While not as famous to American audiences - his most well-known role is probably as Mr. Salt in "Willie Wonka and the Chocolate Factory" - Kinnear was famous in Britain and appeared in over 150 titles when he began work on The Return of the Musketeers playing the servant Planchet - a role he originally made famous in a series of Musketeer films in the 70s. During filming, Kinnear was thrown from a horse and suffered a broken pelvis and died in the hospital a few days later. His role was taken over by a double for the remainder of the film. A film that was supposed to be a reunion of sorts for the "Four Musketeers" (including, coincidentally, Oliver Reed - who played Athos) instead turned into tragedy. No one took the actor's death harder than director Richard Lester - best known for Beatles documentaries A Hard Day's Night, Help! as well as Superman II and III - he essentially stopped directing following the accident.
2) Heath Ledger - The Imaginarium of Doctor Parnassus
An actor who dies in the twilight of his career is one thing, but when an actor dies young, it is a whole different story. It's why the name James Dean is still instantly recognizable. Ledger was coming off one of the highest-grossing films of all time, The Dark Knight, where he took the role of The Joker and gave an unforgettable performance. He also went to a very dark place to portray the character and it may have contributed to his death - an accidental overdose of prescription drugs. At the time he was filming Terry Gilliam's Imaginarium, and though he had only filmed a portion of the film, Gillium came up with a way to finished the film and honor the actor - Jude Law, Johnny Depp and Colin Ferrell stepped in to play different version's of Ledger's character and, with the fantasy setting, it worked. As a final gesture, all three actors donated their proceeds from filming to Ledger's and Michelle William's daughter Matilda.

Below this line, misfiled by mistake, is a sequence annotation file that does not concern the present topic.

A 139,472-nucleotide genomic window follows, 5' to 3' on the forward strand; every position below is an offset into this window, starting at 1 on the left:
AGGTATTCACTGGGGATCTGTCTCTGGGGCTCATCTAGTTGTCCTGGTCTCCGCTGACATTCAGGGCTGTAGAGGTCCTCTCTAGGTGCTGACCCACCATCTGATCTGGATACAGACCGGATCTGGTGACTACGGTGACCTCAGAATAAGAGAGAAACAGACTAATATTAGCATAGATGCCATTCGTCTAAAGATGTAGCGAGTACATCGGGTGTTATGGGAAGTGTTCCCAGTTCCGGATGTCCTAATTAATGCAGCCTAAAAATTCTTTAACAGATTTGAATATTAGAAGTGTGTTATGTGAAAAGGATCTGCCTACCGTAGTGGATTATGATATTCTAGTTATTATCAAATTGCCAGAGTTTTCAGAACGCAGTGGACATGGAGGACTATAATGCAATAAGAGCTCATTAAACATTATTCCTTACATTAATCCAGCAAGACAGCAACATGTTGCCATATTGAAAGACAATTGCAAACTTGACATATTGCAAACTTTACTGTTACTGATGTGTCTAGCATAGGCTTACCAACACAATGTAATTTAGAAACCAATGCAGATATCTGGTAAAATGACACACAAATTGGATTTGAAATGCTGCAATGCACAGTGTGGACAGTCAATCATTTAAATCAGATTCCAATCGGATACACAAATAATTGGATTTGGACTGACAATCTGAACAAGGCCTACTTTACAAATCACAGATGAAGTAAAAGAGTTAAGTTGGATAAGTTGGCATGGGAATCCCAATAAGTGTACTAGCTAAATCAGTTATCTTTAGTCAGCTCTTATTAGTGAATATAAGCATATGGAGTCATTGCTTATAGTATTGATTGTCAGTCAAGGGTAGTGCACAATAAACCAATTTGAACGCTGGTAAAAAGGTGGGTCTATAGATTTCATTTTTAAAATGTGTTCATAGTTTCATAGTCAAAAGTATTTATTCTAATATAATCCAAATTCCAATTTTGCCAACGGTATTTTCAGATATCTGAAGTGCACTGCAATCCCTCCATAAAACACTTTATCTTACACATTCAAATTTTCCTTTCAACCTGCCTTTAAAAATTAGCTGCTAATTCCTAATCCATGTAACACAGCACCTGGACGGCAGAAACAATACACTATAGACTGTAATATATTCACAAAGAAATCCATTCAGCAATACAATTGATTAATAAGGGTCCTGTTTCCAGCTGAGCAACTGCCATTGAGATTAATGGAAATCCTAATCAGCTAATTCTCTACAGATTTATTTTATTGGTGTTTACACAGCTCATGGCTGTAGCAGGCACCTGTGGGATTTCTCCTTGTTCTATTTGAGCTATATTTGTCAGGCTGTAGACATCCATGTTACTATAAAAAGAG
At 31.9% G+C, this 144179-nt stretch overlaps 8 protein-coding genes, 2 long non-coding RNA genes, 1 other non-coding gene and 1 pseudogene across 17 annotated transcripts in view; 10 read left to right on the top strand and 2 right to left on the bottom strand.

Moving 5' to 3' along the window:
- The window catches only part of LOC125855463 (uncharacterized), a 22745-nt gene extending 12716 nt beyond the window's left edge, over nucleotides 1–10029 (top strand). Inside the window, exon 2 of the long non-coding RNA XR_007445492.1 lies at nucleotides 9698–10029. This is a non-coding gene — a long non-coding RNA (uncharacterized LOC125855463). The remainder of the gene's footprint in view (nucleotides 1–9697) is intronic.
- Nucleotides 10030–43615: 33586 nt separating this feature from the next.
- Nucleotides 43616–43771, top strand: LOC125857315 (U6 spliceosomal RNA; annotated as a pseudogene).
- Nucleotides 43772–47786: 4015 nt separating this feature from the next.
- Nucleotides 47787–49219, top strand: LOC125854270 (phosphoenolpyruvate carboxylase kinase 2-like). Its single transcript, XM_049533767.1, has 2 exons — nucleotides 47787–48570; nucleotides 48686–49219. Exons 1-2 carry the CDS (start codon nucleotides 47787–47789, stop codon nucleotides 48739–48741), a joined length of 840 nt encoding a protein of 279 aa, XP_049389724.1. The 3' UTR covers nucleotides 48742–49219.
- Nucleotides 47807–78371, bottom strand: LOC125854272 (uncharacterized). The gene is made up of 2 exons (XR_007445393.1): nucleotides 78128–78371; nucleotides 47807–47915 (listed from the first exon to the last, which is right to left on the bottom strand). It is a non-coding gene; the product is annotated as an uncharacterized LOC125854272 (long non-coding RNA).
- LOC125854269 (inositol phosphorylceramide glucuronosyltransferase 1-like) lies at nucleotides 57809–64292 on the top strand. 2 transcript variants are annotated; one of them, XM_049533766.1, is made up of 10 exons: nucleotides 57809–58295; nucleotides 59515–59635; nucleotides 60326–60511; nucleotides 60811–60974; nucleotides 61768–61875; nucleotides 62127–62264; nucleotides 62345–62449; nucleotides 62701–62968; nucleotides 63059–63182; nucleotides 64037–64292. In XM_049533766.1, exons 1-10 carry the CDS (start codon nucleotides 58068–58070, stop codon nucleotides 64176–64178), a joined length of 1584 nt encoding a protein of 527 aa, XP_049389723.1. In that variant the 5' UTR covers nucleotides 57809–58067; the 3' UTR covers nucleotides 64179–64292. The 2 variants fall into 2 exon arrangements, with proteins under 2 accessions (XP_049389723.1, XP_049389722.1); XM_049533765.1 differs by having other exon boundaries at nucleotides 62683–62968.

1) Brandon Lee - The Crow
Another case of not only an actor who dies young, but far too soon. Son of actor and martial artist Bruce Lee (who himself died young - before he could enjoy the fruits of success Enter the Dragon brought), Lee was just beginning his film career, having appeared in just a handful of roles before landing the part of Eric Draven aka The Crow in the dark, gothic film. A prop gun loaded with blanks had not been properly cleared from an earlier scene leaving a primer in place. When the prop gun was fired, the primer hit Lee and after several hours in surgery, he was pronounced dead. Though the film was nearly finished, stunt double Chad Stahelski - a friend of Lee's - completed some of the remaining shots with Lee's face being digitally added in some scenes. Actor Michael Massee, who fired the gun in the scene - even though he was not responsible for the prop - took a year off acting and has never seen the film due to the accident. The Crow went on to become a $50 million hit and developed a loyal following amongst audiences. But much like his father, it is the somewhat mysterious circumstances involving his death at a young age that defines his life.
This list is far for inclusive, as there are other actors who never got to finish their final film - from Bela Lugosi, Jean Harlow and John Candy are also part of this dubious club and there will doubtless be more. It's not a morbid curiosity that drives me, but rather an interest in the legacy of the actors.
Chris Kavan is the Community Manager for FilmCrave.com and death is something he never takes lightly.